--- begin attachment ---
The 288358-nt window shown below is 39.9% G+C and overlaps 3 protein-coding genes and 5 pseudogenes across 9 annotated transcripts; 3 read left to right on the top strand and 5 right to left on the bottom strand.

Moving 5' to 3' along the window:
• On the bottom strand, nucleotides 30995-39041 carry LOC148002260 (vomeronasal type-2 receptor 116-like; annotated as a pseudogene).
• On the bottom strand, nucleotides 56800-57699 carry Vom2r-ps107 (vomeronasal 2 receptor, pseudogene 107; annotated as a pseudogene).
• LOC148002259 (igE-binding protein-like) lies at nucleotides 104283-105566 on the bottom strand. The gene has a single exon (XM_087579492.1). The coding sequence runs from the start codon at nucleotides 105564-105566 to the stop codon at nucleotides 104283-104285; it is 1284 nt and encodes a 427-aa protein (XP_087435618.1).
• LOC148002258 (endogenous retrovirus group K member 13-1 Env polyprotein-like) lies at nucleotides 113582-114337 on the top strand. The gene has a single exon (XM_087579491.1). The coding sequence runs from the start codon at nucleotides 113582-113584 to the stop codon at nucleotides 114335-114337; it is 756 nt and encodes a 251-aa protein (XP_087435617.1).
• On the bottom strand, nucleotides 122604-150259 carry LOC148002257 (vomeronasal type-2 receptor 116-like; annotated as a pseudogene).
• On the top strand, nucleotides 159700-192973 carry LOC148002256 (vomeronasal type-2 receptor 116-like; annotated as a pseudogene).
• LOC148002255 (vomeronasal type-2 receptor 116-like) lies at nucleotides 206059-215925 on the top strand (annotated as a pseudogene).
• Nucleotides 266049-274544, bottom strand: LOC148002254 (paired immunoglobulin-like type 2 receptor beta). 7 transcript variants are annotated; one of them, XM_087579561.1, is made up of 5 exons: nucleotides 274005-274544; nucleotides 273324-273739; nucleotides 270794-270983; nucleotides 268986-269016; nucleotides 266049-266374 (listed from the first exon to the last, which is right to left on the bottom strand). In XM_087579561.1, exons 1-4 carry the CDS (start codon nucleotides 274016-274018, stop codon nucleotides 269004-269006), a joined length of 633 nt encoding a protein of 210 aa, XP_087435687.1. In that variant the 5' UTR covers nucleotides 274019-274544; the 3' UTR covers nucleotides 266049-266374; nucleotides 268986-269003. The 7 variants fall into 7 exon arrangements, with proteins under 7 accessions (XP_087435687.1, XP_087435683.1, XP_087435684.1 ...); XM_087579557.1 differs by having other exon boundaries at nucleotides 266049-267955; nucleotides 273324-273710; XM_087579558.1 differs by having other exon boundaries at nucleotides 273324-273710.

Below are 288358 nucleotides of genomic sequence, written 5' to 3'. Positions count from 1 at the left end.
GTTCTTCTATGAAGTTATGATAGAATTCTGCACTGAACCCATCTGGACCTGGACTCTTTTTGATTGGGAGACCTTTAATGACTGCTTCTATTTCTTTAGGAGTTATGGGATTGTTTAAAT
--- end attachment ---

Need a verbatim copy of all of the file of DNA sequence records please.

The 288358-nt window shown below is 39.9% G+C and overlaps 3 protein-coding genes and 5 pseudogenes across 9 annotated transcripts; 3 read left to right on the top strand and 5 right to left on the bottom strand.

Moving 5' to 3' along the window:
• On the bottom strand, nucleotides 30995-39041 carry LOC148002260 (vomeronasal type-2 receptor 116-like; annotated as a pseudogene).
• On the bottom strand, nucleotides 56800-57699 carry Vom2r-ps107 (vomeronasal 2 receptor, pseudogene 107; annotated as a pseudogene).
• LOC148002259 (igE-binding protein-like) lies at nucleotides 104283-105566 on the bottom strand. The gene has a single exon (XM_087579492.1). The coding sequence runs from the start codon at nucleotides 105564-105566 to the stop codon at nucleotides 104283-104285; it is 1284 nt and encodes a 427-aa protein (XP_087435618.1).
• LOC148002258 (endogenous retrovirus group K member 13-1 Env polyprotein-like) lies at nucleotides 113582-114337 on the top strand. The gene has a single exon (XM_087579491.1). The coding sequence runs from the start codon at nucleotides 113582-113584 to the stop codon at nucleotides 114335-114337; it is 756 nt and encodes a 251-aa protein (XP_087435617.1).
• On the bottom strand, nucleotides 122604-150259 carry LOC148002257 (vomeronasal type-2 receptor 116-like; annotated as a pseudogene).
• On the top strand, nucleotides 159700-192973 carry LOC148002256 (vomeronasal type-2 receptor 116-like; annotated as a pseudogene).
• LOC148002255 (vomeronasal type-2 receptor 116-like) lies at nucleotides 206059-215925 on the top strand (annotated as a pseudogene).
• Nucleotides 266049-274544, bottom strand: LOC148002254 (paired immunoglobulin-like type 2 receptor beta). 7 transcript variants are annotated; one of them, XM_087579561.1, is made up of 5 exons: nucleotides 274005-274544; nucleotides 273324-273739; nucleotides 270794-270983; nucleotides 268986-269016; nucleotides 266049-266374 (listed from the first exon to the last, which is right to left on the bottom strand). In XM_087579561.1, exons 1-4 carry the CDS (start codon nucleotides 274016-274018, stop codon nucleotides 269004-269006), a joined length of 633 nt encoding a protein of 210 aa, XP_087435687.1. In that variant the 5' UTR covers nucleotides 274019-274544; the 3' UTR covers nucleotides 266049-266374; nucleotides 268986-269003. The 7 variants fall into 7 exon arrangements, with proteins under 7 accessions (XP_087435687.1, XP_087435683.1, XP_087435684.1 ...); XM_087579557.1 differs by having other exon boundaries at nucleotides 266049-267955; nucleotides 273324-273710; XM_087579558.1 differs by having other exon boundaries at nucleotides 273324-273710.

Below are 288358 nucleotides of genomic sequence, written 5' to 3'. Positions count from 1 at the left end.
GTTCTTCTATGAAGTTATGATAGAATTCTGCACTGAACCCATCTGGACCTGGACTCTTTTTGATTGGGAGACCTTTAATGACTGCTTCTATTTCTTTAGGAGTTATGGGATTGTTTAAAT